Quit Smoking. Beat Nicotine Addiction. Build a Better Life!

Recovering From a Failed Quit Smoking Attempt and Relapse.

Smoker trapped behind barsI doubt there has ever been a smoker genuinely happy to have failed at quitting smoking. Most successful quitters have suffered a relapse in the past, and know very intimately, the feelings of hopelessness and defeat that come with relapse.

The depression that comes with a failed quit smoking attempt can easily overwhelm the smoker, and leave them feeling as though genuine recovery is simply not possible. The fact is; relapse sucks and it sucks bad!

For those who do have such feelings, and who believe quitting smoking is based on impossible odds, I have this message:

There is a reason you will hear so many ex smokers exclaim the words “If I can, you can!” It is because your situation is no different to any ex smoker who has broken free of nicotine addiction. The disease is completely curable, even for you.

It doesn’t matter how long you have smoked, how many you smoke a day, where you live, where you work, what your financial situation is or what your home and family scenario is like. Nothing changes the fact that nicotine addiction is completely curable for every single human being on this planet.

So, why does it feel so impossible?

Because quitting smoking is hard. Very hard. It takes experience, knowledge, planning, self control, belief, support, desire, and above all else, a long term commitment to the healing process.

If you have relapsed, the first thing to accept is that you haven’t failed until you give up on giving up. Rather, you have gained powerful insights and a greater awareness of the healing process.

You have gained experience and more information. Information you can use to better prepare, better plan and better manage your next quit.

“You haven’t failed until you give up on giving up.”

If you have relapsed, consider answering the following questions before launching your next quit smoking attempt:

  • What was my breaking point and what can I do next time to help me overcome it?
  • What have I learnt about the quit process and is there anything I can do differently to make the overall process easier?
  • Do I truly believe I can heal and eventually stop thinking about smoking?
  • Do I recognise the junkie brain and have I maximised the support I have available to help combat it?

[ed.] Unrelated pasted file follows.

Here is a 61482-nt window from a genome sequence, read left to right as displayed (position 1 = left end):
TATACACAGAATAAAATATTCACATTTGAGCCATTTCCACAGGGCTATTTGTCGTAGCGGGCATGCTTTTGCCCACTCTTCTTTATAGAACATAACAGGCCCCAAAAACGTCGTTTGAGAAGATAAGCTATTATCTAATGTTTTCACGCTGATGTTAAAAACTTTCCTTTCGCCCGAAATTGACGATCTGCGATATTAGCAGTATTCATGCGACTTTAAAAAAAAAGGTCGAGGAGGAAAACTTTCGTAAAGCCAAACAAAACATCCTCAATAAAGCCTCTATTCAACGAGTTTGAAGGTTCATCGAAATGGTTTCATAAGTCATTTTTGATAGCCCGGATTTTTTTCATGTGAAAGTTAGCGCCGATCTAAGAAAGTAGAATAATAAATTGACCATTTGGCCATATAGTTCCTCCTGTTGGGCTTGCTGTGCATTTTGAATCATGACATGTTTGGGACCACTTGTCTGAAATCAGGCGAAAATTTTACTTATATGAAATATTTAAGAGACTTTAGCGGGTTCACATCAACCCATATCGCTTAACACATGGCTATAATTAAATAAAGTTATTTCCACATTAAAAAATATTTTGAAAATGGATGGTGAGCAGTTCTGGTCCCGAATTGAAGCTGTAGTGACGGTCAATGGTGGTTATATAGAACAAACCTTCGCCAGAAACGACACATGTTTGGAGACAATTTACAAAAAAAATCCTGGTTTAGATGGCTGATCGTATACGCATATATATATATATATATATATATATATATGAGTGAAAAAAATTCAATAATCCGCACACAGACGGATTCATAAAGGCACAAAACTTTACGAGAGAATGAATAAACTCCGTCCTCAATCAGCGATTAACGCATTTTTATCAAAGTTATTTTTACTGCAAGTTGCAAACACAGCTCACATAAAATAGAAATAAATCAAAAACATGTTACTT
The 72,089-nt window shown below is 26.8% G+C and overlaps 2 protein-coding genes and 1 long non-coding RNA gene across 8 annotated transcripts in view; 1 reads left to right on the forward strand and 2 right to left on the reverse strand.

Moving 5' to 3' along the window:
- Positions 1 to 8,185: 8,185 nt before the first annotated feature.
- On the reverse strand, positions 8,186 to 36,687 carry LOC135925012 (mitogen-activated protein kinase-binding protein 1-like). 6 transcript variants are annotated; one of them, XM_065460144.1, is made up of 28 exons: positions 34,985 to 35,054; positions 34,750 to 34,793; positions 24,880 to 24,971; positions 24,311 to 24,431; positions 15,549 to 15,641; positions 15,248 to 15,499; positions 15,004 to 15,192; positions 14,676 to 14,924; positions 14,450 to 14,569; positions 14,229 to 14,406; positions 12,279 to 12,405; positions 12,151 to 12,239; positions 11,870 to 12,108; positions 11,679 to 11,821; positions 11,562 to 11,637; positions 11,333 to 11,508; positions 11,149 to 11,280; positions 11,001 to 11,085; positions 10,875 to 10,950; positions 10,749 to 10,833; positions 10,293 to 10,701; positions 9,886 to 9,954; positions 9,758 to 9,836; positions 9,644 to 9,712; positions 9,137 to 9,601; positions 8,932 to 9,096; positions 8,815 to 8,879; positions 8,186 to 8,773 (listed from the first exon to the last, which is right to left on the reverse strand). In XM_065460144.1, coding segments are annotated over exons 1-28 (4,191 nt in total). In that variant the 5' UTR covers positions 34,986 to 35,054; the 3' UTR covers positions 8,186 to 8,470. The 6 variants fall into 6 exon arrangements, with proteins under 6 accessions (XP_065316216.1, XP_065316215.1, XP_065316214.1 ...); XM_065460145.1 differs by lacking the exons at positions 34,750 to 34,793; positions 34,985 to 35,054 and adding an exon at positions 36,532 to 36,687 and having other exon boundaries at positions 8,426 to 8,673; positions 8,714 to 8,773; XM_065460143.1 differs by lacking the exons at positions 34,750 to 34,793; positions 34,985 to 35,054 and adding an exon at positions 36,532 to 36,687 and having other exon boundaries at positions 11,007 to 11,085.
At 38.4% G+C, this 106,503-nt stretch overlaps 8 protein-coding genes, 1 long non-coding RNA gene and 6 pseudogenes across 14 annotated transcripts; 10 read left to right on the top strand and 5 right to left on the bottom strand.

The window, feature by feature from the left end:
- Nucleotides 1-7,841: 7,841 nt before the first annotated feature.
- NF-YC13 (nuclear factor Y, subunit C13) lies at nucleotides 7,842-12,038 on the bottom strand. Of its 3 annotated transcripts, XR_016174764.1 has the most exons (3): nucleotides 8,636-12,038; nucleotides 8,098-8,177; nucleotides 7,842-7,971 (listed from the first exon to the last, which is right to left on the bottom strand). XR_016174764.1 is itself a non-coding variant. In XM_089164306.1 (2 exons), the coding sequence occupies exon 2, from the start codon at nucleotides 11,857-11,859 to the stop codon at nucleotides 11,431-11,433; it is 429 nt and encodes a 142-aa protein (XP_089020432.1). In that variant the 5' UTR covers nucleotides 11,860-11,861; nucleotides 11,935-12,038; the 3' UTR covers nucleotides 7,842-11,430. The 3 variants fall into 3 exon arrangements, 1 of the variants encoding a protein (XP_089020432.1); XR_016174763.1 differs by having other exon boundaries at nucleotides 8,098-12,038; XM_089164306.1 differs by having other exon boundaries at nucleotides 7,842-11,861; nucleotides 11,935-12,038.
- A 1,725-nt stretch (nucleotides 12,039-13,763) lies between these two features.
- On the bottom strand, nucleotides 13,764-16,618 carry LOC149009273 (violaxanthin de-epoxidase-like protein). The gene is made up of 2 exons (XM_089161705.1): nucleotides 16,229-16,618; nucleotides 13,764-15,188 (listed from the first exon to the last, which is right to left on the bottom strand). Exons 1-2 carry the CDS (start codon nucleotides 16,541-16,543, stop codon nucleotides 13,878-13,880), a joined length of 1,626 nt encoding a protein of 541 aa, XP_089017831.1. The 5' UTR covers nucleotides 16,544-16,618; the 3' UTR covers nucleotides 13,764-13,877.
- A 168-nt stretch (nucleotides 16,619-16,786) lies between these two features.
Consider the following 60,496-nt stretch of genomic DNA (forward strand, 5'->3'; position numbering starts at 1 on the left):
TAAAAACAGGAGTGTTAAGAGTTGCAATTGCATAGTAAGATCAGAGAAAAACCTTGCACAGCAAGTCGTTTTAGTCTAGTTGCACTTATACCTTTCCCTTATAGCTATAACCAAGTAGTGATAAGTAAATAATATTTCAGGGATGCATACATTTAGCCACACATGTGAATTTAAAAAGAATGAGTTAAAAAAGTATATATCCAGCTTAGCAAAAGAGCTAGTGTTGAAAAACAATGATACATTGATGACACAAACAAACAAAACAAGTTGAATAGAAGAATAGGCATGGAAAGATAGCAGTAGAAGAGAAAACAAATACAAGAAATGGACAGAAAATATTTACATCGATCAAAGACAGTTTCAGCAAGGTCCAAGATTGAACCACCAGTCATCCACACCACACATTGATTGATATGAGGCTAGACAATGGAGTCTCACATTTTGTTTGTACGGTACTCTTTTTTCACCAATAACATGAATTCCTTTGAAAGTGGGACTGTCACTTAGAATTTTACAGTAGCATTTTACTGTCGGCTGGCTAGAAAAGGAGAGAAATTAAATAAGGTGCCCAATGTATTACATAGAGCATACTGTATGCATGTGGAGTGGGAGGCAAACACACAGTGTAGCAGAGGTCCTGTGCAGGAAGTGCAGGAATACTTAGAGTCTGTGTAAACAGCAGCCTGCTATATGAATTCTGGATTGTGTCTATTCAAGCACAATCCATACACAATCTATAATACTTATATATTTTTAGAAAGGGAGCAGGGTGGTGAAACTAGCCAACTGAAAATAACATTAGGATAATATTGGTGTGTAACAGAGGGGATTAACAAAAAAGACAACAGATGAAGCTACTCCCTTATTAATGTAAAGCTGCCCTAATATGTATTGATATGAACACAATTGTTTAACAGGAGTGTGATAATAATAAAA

• Could I come up with a more detailed plan?
  • Do I need to re evaluate my reasons for quitting?
  • Would a different method be more suitable to my scenario and needs?
  • When should I set my next quit date?

If you need help, get it! Talk to other quitters and ex smokers as there are lots of tips and tricks you can use to get through the process. You don’t need to go it alone.

If you want freedom from a life of permanent need, a life of poor health and limited capability, you need to step up, make a new commitment and meet your demon head on!

STEP UP, MAKE A NEW COMMITMENT AND MEET YOUR DEMON HEAD ON.


 

Comments

  1. annette smith says:

    all of this is a MUST read for people who are about to embark on there quitting journey. on my last and successful quit i daily read posts that Cam wrote and the help was second to none…….

  2. Hi there

    I have stopped for almost three months and had 1 cigarette last night!!! I feel so bad about it! Problem is I am so angry and constantly pick on my husband!! I am afraid that I might ruin my marriage because of the way I feel because of the cravings

    • Stick to your guns Marilia! 3 months is still a young quit. Whilst you should start feeling more comfortable after 12 or so weeks, it will take several months to break down all of the triggers. Every crave is a heal. Neural connections in your brain that are related to smoking, are forced to weaken and eventually break down whenever as craves runs their course.

      Maybe come up with more effective strategies with the family? You need a time out space. An area to be alone when you need it.

      It does get easier. I was a horrid quitter. Today, over two years later, I am far a far more calmer person than I ever was as a smoker.

  3. Hi Cam, i stopped for 5 mths this yr, but stupidly went back on the filthy weed, need to go again in the new yr please god, wish me luck,

  4. Good luck Betty!

    That 6 month mark can be a real hurdle! It is easy get tired of the quit. Get through that phase and you will be nearly home and hosed. The second 6 months is way easier than the first!

    Stay Strong!

  5. I feel so bad I gave up last year managed 6 months now I have fallen off the wagon since Christmas I only have 2 a day but its killing me. I feel I failed …Veronica

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